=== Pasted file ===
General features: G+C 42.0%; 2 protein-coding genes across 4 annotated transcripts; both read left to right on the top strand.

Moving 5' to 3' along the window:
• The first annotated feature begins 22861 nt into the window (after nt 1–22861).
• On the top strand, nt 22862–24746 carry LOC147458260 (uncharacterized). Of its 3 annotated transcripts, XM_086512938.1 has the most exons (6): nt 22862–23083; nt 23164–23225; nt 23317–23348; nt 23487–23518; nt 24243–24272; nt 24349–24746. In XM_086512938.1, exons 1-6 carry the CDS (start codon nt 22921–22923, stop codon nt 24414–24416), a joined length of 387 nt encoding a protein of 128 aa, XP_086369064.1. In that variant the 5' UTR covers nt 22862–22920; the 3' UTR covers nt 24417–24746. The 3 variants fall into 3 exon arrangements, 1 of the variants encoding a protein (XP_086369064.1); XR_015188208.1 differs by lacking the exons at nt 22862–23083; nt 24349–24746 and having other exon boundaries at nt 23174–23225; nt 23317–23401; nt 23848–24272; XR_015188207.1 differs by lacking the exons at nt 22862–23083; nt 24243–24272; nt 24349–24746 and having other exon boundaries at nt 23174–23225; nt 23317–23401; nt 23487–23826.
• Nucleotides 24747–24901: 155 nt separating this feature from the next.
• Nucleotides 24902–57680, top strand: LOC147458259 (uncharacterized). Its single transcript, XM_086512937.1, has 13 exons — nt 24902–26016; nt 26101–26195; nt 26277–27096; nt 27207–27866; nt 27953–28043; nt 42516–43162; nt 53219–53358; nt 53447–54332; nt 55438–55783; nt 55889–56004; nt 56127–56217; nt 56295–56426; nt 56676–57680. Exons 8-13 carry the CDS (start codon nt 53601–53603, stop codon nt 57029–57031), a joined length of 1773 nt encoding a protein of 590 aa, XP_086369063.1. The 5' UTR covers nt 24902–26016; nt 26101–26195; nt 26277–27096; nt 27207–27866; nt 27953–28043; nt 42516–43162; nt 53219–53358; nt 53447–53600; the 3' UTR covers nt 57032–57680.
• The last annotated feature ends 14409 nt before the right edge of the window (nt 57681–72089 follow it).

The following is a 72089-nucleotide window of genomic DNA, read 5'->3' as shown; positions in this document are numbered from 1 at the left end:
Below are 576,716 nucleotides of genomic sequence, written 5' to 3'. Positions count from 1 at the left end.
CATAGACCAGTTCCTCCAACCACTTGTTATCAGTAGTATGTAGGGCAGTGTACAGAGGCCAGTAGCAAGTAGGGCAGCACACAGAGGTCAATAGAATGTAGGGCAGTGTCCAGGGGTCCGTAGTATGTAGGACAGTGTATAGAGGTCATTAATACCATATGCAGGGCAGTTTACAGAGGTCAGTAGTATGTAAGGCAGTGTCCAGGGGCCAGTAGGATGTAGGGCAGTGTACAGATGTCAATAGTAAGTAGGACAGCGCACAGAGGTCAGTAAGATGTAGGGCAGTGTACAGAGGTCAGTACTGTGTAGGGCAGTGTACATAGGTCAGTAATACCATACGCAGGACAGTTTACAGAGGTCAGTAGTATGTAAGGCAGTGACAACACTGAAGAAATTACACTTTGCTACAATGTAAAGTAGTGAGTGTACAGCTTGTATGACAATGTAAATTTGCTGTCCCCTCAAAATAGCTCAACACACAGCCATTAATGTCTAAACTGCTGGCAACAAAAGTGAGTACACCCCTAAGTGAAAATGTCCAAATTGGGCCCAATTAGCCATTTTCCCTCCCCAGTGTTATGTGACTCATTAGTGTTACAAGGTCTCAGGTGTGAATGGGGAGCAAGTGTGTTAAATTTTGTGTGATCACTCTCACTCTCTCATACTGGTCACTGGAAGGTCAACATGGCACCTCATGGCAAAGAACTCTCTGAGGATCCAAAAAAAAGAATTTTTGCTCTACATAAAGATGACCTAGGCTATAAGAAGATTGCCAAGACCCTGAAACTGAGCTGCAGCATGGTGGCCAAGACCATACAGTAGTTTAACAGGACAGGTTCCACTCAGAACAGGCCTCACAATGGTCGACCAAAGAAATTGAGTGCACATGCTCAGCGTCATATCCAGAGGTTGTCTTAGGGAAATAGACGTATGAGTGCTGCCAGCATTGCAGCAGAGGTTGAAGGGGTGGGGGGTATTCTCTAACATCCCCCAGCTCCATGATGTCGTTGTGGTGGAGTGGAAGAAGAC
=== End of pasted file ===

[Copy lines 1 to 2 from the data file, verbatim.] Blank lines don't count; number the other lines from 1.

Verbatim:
General features: G+C 42.0%; 2 protein-coding genes across 4 annotated transcripts; both read left to right on the top strand.

Moving 5' to 3' along the window: